With a Labrador Retriever and a Basset Hound for parents, the Bassador is a medium sized, stocky mix breed dog. The Basset Hound Lab mix is known for its loyal temperament, but they may be more independent and protective of their family than a typical Labrador. Training with positive reinforcement, and lots of early socialization, is important to help your Bassador become a great family pet. The Basset Hound Lab needs a secure fenced yard, regular exercise and a home with a very effective vacuum cleaner! Your Bassador could be a treasured family pet or great hunting and working dog.
Origin Of The Basset Hound Lab Mix
The Labrador and Basset Hound mix is a relatively new hybrid that has only appeared within the last few decades. The Lab and Basset Hound mix combines two beloved hunting breeds to create the ultimate “sniffer” in a short-legged, long-bodied package. It’s difficult to pinpoint exactly when this mix first originated. But a little information about the history of the parent breeds will give potential owners some insight into the mix.
Basset Hound Beginnings
The Basset Hound originated in France. It’s thought that monks developed a dwarfed hound who could navigate various types of not-so-friendly terrain in pursuit of rabbits, hares and other small game. Hailing from a mountainous region may explain why the Basset (which is French for “low”) was bred to have short legs and large paws. His long ears, which help to stir around the scent that he’s tracking, along with his baying howl, can be attributed to his hound dog heritage.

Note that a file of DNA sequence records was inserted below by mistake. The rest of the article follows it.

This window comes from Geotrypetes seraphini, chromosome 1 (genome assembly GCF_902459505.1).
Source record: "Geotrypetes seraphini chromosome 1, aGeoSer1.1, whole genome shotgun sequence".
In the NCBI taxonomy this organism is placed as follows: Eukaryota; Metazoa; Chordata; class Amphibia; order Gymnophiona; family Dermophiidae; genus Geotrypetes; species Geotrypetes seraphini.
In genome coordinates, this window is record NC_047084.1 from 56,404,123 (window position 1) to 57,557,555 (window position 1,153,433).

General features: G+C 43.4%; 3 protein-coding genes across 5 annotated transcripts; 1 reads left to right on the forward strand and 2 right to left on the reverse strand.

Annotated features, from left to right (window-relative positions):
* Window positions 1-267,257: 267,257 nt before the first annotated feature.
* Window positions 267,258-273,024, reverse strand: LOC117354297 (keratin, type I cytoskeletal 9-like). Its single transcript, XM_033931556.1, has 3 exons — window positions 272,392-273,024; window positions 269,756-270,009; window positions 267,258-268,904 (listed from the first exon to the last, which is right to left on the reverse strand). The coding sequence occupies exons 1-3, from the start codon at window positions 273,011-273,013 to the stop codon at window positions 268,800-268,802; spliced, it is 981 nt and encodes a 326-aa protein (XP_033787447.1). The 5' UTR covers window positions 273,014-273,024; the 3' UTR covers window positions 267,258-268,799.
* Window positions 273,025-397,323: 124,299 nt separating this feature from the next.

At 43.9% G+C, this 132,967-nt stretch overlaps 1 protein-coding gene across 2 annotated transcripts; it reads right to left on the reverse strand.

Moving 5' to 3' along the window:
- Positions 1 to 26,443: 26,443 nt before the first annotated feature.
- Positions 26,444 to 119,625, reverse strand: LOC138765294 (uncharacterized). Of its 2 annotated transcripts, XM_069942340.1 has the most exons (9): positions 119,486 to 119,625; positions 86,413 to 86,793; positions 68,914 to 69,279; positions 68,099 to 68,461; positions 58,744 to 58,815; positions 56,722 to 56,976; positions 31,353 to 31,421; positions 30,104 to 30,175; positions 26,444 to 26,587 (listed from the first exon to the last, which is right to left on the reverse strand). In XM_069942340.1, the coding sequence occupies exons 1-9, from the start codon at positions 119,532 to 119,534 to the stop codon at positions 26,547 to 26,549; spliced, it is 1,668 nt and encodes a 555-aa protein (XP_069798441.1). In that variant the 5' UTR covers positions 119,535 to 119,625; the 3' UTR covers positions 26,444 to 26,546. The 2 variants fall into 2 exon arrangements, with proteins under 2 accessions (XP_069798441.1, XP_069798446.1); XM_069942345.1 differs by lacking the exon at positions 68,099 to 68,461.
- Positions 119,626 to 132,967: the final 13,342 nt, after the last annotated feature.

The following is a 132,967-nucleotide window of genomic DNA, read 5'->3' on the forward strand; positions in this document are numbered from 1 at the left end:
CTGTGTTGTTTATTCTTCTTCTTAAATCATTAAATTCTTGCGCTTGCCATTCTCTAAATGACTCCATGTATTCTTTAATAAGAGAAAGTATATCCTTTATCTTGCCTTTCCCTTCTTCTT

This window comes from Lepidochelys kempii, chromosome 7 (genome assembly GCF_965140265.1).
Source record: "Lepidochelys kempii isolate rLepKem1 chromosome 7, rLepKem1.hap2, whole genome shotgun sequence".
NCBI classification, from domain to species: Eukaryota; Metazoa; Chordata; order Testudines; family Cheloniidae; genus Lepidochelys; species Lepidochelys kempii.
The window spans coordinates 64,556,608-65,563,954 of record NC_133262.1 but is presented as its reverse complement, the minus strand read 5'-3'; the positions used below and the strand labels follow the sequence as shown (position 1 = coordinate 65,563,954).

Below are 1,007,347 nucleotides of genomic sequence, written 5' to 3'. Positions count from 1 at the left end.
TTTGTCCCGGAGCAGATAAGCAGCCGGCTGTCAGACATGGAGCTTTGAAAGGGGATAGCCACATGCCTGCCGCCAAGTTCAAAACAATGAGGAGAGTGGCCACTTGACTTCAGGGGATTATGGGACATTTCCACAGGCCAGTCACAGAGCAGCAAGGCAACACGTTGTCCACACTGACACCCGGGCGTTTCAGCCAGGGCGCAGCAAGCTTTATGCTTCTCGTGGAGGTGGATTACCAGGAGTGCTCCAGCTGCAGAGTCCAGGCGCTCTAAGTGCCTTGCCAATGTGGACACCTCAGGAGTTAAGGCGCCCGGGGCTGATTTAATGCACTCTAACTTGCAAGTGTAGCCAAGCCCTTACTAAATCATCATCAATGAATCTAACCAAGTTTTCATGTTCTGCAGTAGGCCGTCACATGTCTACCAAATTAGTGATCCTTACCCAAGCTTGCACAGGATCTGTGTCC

As Basset Hounds became popular among French aristocrats, they eventually made their way to America, possibly with the Frenchmen who served during the French and Indian War. Although you’ll still find Basset Hounds hunting in Europe today, most Bassets in the United States are coddled family pets and sometimes can be found in field trials.
Labrador Retriever Origins
Another hunting-bred dog, the Labrador Retriever comes from Newfoundland, Canada. His ancestors were retrievers of waterfowl. Like the Basset Hound, Labs made their way to the United States, where people continued to use them for water game hunting.
While many Labs today are still used as hunting dogs or working dogs, a large number of them are found in American households. With their people-pleasing and super friendly personalities, Labradors are also commonly used as seeing-eye dogs, search and rescue dogs, therapy dogs, and a host of other positions.
Basset Hound Lab Mix Appearance
The parent breeds range in sizes, but a Lab and Basset mix will be a medium-sized dog that will typically reach 15-18 inches tall at the shoulder, with females staying even shorter. However, some specimens with more of a Labrador influence may be a little bit taller, though not by too much.